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HOME   -   HISTORIC DOCUMENTS   -   GENEVA CONVENTIONS

 
   


Geneva Conventions


Geneva Conventions

The word convention not always means assembly but sometimes also agreement.

Therefore, the Geneva Conventions are agreements that were concluded in Geneva, Switzerland.


In a nutshell, the Geneva Conventions are international sanctions that aim to uphold human rights during times of war and conflict.

An endeavor entirely in vain?

 

All's fair in love and war and an election year.

The American Heritage dictionary of idioms.


Welcome to human nature.

 

The Geneva Conventions were concluded between 1864 and 1949. If someone just says "Geneva Convention" he or she probably refers to the Fourth Geneva Convention of 1948.


Here are the four Geneva Conventions:
 

First Geneva Convention — 1864

For the Amelioration of the Condition of the Wounded and Sick in Armed Forces in the Field


Established:

Safeguards for members of the armed forces who become wounded or ill.

The 1864 convention was ratified within three years by all the major European powers as well as by many other states.

 

Second Geneva Convention 1906

For the Amelioration of the Condition of Wounded, Sick and Shipwrecked Members of Armed Forces at Sea


Established:
Rules applying to the protections in the First Convention to wounded, sick, and shipwrecked members of naval forces.

The First Geneva Convention was amended and extended by the Second Geneva Convention. Its provisions were applied to maritime warfare through the Hague conventions of 1899 and 1907.

 

Third Geneva Convention 1929

Relative to the Treatment of Prisoners of War


Established:
Obligations of belligerents toward prisoners of war.

World War I saw some human rights heavily violated and the Third Geneva Convention was a logical next step. This convention related to the treatment of prisoners of war and required that belligerents treat prisoners of war humanely, furnish information about them, and permit official visits to prison camps by representatives of neutral states.

 

Fourth Geneva Convention 1949

Relative to the Protection of Civilian Persons in Time of War


Established:
Providing for the protection of civilian populations during conflict situations.


World War II had put some major human rights violations on the map and this was the convention to address them.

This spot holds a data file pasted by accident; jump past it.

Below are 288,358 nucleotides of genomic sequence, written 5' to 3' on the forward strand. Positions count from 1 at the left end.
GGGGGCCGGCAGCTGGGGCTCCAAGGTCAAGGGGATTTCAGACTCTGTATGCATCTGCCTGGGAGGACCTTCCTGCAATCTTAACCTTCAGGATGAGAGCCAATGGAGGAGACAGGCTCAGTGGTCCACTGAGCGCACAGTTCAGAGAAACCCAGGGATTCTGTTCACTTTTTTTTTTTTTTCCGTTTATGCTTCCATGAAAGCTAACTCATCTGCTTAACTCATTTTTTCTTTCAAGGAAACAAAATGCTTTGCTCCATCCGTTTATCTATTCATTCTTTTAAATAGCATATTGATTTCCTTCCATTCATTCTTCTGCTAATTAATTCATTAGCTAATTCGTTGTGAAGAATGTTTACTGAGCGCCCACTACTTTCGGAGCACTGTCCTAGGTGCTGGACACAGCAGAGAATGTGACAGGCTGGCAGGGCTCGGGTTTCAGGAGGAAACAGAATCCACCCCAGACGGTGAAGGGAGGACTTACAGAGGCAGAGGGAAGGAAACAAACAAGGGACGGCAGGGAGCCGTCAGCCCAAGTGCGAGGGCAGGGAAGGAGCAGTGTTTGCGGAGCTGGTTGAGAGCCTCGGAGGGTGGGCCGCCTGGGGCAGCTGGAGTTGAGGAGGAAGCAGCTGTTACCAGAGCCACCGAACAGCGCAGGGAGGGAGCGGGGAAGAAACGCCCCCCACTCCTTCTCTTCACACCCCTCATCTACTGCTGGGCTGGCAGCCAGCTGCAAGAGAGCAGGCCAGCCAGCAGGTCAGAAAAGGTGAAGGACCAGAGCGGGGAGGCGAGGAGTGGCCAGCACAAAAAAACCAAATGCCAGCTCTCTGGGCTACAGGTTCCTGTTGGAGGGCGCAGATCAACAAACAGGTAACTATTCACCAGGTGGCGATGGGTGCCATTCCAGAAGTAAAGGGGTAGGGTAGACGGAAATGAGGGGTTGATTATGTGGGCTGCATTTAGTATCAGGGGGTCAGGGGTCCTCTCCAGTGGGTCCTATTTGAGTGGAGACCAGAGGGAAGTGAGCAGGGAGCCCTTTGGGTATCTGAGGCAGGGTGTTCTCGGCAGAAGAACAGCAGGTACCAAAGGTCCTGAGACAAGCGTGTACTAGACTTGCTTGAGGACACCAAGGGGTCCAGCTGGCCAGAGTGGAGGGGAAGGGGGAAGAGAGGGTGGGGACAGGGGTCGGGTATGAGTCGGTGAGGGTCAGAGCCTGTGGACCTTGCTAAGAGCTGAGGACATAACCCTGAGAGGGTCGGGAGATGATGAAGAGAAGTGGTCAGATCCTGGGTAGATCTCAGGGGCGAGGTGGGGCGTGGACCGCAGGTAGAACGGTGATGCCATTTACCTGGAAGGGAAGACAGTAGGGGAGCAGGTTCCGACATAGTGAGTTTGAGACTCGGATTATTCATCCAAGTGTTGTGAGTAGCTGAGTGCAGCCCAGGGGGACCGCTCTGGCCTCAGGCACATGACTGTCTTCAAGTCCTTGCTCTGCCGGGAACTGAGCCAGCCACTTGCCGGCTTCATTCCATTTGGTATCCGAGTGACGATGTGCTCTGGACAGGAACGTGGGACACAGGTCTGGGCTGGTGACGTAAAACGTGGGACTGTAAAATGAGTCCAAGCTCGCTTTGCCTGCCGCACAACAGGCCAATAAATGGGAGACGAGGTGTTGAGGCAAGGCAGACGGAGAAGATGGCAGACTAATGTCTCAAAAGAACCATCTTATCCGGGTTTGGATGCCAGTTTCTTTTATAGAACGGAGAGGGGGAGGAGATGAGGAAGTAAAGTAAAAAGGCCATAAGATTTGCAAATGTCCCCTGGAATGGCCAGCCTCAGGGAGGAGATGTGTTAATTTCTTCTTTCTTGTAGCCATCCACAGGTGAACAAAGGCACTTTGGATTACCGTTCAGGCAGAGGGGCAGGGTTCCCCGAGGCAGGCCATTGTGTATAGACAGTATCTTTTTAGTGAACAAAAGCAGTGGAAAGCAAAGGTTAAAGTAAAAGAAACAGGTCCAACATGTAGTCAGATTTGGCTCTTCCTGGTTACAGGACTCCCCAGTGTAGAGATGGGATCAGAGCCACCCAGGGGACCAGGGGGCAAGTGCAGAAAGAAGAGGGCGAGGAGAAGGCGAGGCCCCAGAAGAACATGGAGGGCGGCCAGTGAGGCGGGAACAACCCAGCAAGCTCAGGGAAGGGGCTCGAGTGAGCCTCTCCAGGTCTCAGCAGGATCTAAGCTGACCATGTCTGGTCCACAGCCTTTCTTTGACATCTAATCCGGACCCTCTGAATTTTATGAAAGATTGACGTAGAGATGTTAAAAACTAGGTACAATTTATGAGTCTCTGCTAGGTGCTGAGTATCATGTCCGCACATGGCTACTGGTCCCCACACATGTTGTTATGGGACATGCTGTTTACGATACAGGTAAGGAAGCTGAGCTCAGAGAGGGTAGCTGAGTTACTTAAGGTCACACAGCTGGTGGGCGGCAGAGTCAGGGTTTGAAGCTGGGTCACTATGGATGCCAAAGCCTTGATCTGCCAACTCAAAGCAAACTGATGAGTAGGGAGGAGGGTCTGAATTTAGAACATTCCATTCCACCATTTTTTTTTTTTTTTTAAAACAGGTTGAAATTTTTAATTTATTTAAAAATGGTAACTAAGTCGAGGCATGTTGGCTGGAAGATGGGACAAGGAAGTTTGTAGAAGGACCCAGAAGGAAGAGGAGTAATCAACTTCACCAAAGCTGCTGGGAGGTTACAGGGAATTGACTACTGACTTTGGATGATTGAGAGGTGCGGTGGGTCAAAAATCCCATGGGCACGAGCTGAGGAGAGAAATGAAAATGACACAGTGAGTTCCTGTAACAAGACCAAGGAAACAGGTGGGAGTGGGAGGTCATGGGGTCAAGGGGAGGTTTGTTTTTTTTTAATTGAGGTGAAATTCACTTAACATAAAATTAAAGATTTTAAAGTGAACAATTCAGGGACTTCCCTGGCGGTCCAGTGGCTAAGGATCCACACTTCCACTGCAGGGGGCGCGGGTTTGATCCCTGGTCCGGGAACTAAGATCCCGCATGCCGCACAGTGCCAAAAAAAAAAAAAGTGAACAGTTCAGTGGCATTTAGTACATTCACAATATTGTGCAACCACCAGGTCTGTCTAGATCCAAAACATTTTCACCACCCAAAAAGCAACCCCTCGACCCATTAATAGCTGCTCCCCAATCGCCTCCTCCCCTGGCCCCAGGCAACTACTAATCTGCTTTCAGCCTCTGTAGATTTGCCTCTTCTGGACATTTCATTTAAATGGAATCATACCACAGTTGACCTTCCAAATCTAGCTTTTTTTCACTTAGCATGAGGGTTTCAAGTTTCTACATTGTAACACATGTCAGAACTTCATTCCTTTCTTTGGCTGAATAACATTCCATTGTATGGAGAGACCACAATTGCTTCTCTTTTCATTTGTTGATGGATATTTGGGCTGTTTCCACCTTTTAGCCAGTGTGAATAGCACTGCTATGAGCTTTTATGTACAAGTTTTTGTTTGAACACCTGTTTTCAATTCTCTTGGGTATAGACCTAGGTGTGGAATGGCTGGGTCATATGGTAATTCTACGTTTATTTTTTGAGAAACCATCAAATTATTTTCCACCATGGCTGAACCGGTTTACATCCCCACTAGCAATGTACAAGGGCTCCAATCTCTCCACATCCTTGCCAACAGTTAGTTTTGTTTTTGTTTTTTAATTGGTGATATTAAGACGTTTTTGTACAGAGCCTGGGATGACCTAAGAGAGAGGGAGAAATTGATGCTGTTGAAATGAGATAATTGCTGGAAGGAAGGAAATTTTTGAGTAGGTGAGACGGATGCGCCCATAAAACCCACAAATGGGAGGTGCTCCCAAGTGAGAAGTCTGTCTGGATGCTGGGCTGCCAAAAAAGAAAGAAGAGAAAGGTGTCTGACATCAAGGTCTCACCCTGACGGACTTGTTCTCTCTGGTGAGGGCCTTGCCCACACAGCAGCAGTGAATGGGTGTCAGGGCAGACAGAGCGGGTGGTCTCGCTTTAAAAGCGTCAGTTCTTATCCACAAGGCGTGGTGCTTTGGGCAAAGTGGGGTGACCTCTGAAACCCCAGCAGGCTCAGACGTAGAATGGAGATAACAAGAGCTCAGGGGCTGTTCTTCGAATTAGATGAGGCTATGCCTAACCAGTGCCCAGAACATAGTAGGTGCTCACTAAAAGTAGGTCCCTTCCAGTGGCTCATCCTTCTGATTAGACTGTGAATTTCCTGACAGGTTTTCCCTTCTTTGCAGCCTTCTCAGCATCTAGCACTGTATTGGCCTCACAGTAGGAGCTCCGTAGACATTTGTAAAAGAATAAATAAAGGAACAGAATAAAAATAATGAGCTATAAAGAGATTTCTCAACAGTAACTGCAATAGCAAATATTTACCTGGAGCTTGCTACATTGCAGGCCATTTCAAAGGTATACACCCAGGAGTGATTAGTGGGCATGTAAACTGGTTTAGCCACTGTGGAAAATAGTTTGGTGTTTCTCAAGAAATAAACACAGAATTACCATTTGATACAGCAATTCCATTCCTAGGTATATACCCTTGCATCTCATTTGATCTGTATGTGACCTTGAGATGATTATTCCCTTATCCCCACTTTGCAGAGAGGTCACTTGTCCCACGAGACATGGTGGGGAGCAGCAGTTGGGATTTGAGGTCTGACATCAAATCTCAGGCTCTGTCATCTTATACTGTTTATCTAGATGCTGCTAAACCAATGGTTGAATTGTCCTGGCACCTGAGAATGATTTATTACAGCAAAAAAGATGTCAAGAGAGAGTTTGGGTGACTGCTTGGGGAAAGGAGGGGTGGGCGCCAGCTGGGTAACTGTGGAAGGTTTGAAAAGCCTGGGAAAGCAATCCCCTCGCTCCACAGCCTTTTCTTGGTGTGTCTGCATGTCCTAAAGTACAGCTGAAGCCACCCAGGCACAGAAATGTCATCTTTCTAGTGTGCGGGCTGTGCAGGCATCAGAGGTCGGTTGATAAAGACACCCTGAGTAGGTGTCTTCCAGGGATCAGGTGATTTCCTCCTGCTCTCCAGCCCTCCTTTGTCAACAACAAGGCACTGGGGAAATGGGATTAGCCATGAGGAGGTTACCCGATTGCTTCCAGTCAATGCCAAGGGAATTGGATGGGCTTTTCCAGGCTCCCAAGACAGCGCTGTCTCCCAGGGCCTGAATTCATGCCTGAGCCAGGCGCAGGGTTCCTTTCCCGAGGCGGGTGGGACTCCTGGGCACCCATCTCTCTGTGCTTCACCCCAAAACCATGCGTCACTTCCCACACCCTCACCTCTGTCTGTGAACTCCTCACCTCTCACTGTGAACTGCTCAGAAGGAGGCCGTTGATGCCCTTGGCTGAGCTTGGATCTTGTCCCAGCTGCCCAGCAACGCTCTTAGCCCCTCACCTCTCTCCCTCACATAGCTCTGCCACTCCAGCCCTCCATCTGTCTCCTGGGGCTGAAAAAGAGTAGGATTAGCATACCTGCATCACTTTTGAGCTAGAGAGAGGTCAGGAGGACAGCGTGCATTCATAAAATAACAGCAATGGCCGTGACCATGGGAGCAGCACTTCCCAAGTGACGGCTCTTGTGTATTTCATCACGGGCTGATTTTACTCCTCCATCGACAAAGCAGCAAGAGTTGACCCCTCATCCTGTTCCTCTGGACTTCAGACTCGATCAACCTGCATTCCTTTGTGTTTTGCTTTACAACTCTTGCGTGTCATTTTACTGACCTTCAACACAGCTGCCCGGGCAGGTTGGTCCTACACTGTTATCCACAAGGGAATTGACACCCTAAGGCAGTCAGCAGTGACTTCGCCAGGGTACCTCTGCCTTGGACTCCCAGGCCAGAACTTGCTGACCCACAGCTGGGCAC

More than 180 states have become parties to the 1949 conventions.




Additional Protocols

Two additional protocols to the 1949 agreement were approved in 1977.

 

The Rules

Here are some basic guiding principles:

  • Prisoners of war must be treated humanely. They cannot be tortured, intimidated, threatened, or subjected to degrading treatment, including their public display.
     

  • Prisoners of war are required only to give their names, ranks, birth dates, and serial numbers.
     

  • Prisoners of war must be removed from the battlefield as soon as possible, must not be exposed to danger unnecessarily, and cannot be used as human shields.
     

  • Prisoners of war cannot be punished for acts committed during combat unless those acts violate international law.
     

  • Civilians cannot be attacked, and any area populated by civilians cannot be targeted by a belligerent.
     

  • Property cannot be attacked unless justified by military necessity.
     

  • Civilians cannot be deported unless for their own safety or because of military necessity.
     

  • Civilians must not be used as hostages.
     

  • Civilians must be treated with respect and not subject to demeaning treatment.
     

  • Civilians must not be tortured, raped, or enslaved.
     

  • Civilians must not be subject to collective punishment and reprisals.
     

  • Civilians must not be discriminated against, threatened, intimidated, or punished because of their race, religion, nationality, or political allegiance.
     

  • Children must not be recruited to participate in warfare or for labor on behalf of an armed force.

 

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